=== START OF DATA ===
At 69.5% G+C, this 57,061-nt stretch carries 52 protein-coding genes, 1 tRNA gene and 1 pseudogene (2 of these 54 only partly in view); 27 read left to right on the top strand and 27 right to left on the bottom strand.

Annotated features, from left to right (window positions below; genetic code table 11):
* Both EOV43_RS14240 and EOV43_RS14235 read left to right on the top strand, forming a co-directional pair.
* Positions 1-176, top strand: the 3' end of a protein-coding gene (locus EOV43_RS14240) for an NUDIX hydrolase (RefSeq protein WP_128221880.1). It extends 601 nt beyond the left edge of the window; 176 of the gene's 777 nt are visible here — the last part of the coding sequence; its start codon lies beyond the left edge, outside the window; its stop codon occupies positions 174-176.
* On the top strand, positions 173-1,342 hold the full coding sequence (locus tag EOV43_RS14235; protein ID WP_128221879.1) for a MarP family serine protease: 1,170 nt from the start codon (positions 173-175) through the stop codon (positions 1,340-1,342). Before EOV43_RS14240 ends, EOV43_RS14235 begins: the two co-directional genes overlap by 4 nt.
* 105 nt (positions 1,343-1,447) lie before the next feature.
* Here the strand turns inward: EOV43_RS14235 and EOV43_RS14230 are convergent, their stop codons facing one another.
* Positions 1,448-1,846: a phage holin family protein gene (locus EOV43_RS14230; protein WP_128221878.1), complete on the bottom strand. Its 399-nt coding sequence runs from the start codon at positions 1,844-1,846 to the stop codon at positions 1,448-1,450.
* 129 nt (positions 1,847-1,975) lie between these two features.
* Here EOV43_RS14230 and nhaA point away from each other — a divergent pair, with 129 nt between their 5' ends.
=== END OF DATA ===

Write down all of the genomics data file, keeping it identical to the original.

At 69.5% G+C, this 57,061-nt stretch carries 52 protein-coding genes, 1 tRNA gene and 1 pseudogene (2 of these 54 only partly in view); 27 read left to right on the top strand and 27 right to left on the bottom strand.

Annotated features, from left to right (window positions below; genetic code table 11):
* Both EOV43_RS14240 and EOV43_RS14235 read left to right on the top strand, forming a co-directional pair.
* Positions 1-176, top strand: the 3' end of a protein-coding gene (locus EOV43_RS14240) for an NUDIX hydrolase (RefSeq protein WP_128221880.1). It extends 601 nt beyond the left edge of the window; 176 of the gene's 777 nt are visible here — the last part of the coding sequence; its start codon lies beyond the left edge, outside the window; its stop codon occupies positions 174-176.
* On the top strand, positions 173-1,342 hold the full coding sequence (locus tag EOV43_RS14235; protein ID WP_128221879.1) for a MarP family serine protease: 1,170 nt from the start codon (positions 173-175) through the stop codon (positions 1,340-1,342). Before EOV43_RS14240 ends, EOV43_RS14235 begins: the two co-directional genes overlap by 4 nt.
* 105 nt (positions 1,343-1,447) lie before the next feature.
* Here the strand turns inward: EOV43_RS14235 and EOV43_RS14230 are convergent, their stop codons facing one another.
* Positions 1,448-1,846: a phage holin family protein gene (locus EOV43_RS14230; protein WP_128221878.1), complete on the bottom strand. Its 399-nt coding sequence runs from the start codon at positions 1,844-1,846 to the stop codon at positions 1,448-1,450.
* 129 nt (positions 1,847-1,975) lie between these two features.
* Here EOV43_RS14230 and nhaA point away from each other — a divergent pair, with 129 nt between their 5' ends.